to wander streets and dance vivacious

what might we see out there?”

Verse

“And what of your siblings dear?

So sad we never got to know you all

anywhere ‘cept here

by this chiselled quirky stone standing tall

where kinfolk talk in whispered tones

We see the wrinkles on your brow have grown

reminding how days and nights have flown

your face now weathered like our own”

Verse

“Oh my we yawn and close our eyes

under sun it’s hard to fathom

how we weary now, no chore or two to ply

God knows we toiled long and hard

in our many days gone by

this stone of dates you touch is chill and sterile

but in you our hearts stay warm this while”

CHORUS

Tell me, are you a

caregiver creator lover jester

warrior outlaw explorer sage?

Blow the grass, lie with us forever

look up and see the clouds as we do

your bones and blood a part of us together

Are You Suffering the Slings of PTVD?

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No, not PENILE TRANSMITTED VENEREAL DISEASE

…that’s so 1960’s and ’70’s.

You wouldn’t believe how many times – while working in a hospital lab in Canada’s Arctic region – in the late 1970’s, I isolated a fun bacterial bug scientifically labelled Neisseria gonorrhoeae on my lab culture plates.

You know… The Clap. Venus’s Curse. The Drip.

Nasty bug (although admittedly kinda cute microscopically) for sure, but with proper treatment it went away more readily than will the PTVD I’m discussing today.

Yes, the PTVD I’m talking about here is Post Traumatic Virus Disorder.

In many ways, it’s spread through person-to-person contact too… albeit socially-isolated contact ie. daily news reports and social media websites.

Remember a year ago (or was it a decade?) when we panicked and washed canned goods before setting them onto a pantry shelf? When we rushed to fill our carts with rare exotic gems such as toilet paper, flour and yeast?

It’s really hard these days to see life through anything except “virus” glasses.

Yup, our days are lived out in some form of Post Traumatic Virus Disorder.. maybe forget the “POST” part… it’s still just Traumatic Virus Disorder.

For about 400 days and 400 nights now (sounds slightly biblical, doesn’t it?) we’ve riddled and sieved and parsed everything we do through the virus filter.

Should I go here? should I do this? will my friends judge me for not wearing a mask at the Starbucks drive-thru? am I likely to pick up – or transmit – the virus if I do that?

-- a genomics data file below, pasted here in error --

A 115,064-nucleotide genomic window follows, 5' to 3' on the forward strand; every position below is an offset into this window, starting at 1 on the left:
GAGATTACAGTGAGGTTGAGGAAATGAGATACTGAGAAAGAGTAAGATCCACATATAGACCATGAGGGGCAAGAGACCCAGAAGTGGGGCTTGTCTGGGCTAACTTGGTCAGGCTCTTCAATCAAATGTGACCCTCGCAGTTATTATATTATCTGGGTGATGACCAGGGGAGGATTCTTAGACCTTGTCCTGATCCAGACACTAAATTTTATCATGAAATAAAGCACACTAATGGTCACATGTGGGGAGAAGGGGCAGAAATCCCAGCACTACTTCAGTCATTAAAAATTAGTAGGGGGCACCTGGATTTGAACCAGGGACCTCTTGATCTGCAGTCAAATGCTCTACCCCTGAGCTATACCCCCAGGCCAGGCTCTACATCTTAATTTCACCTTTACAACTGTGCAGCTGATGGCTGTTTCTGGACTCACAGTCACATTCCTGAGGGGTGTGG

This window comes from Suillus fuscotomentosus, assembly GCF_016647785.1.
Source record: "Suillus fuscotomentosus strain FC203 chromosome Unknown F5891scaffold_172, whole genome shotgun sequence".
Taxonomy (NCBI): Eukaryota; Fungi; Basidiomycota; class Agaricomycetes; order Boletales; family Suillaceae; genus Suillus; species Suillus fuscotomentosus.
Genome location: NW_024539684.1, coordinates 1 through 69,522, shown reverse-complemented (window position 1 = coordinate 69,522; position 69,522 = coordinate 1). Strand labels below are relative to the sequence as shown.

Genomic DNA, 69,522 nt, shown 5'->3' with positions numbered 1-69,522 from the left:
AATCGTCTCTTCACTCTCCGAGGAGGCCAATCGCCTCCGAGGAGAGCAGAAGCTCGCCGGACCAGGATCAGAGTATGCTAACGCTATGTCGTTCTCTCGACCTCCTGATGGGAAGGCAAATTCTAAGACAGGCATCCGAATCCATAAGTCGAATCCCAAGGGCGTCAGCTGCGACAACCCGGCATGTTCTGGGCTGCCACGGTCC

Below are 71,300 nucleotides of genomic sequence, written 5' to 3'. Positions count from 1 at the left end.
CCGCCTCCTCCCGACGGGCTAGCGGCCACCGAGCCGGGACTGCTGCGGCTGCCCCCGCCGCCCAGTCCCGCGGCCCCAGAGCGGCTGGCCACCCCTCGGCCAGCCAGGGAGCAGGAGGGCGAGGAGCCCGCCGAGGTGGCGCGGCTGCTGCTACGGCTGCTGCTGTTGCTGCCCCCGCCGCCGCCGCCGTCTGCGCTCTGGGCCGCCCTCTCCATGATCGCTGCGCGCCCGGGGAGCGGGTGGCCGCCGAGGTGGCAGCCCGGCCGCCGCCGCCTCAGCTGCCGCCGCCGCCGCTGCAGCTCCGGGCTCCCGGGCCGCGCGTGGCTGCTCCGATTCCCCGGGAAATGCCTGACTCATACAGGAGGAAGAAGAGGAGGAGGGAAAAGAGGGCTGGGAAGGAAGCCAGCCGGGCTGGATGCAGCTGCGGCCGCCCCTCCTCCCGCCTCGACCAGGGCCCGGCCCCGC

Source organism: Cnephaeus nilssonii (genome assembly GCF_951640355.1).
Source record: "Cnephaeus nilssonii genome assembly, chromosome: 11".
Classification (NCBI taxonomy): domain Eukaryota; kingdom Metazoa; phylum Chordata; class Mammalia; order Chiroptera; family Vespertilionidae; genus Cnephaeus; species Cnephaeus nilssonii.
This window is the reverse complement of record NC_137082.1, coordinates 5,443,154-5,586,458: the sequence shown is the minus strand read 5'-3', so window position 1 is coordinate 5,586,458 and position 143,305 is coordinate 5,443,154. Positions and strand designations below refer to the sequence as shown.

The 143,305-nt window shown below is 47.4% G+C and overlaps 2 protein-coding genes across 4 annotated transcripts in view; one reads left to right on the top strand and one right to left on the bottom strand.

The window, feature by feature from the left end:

For many months, trauma and guilt have been built-in to every decision we’ve made, accompanied by… sometimes righteousness, sometimes worry, sometimes rebellion, sometimes disgust.

And much like the recent American election where opposing sides dug-in to their polarized stances on politics and “swamps”, most of us world-wide have similarly dug-in to a position on the relative seriousness of the COVID virus, the efficacy of masks and gloves, the meaning and dividing lines of personal freedoms.

Families, friends, and neighbours split up on either side of the volleyball net.

They lob volleys of logic or loose thought at each other, stealthily trying to score points, rarely taking notice that they’re actually playing on different courts, so that neither side can win regardless of the quality of their “spike shot”.

It’s become an ugly game.

I have definite strong thoughts about this.

You can probably guess where I come down on the matter with my science-based lab background – but I understand there’s not a great deal of hope in persuading others who oppose me of my beliefs, no matter how well thought-out or expressed.

Or honestly, to be swayed in a different direction myself. The trenches are deep.

Virus-wise, I sweat out and contemplate my choices daily, often many times daily. There are personal and moral dilemma bridges to cross.

Sadly, and somewhat distressing, this divide is an ocean, a divide with no boats available to span the distance without large societal change.

To use the American example once more, the virus is a microcosm of heavily-partitioned Democratic vs Republican thought.

These are large issues, politics and viruses… issues larger than my brain capacity.

I wish I had the mental acuity to work out a solution to the monumental challenges that face us in months and years to come.

I know what I’d like to see, but alas, I don’t have the recipe (*can you hear me singing?… And I’ll never have that recipe again, oh noooooo)

Fortunately (for my mental health), I’m confident and optimistic that there are and will be solutions found along the road to overcome the difficulties. But. It will take time.

When humanity has appeared doomed (eg. during previous World Wars), approaches and answers were brought forward that allowed us to progress into a hopeful future… not a perfect future, but a hopeful one.

It’s tough. But both Penile Transmitted Venereal Disease and Post Traumatic Virus Disorder are largely solvable and will allow us to share “intercourse” once again with our fellow citizens…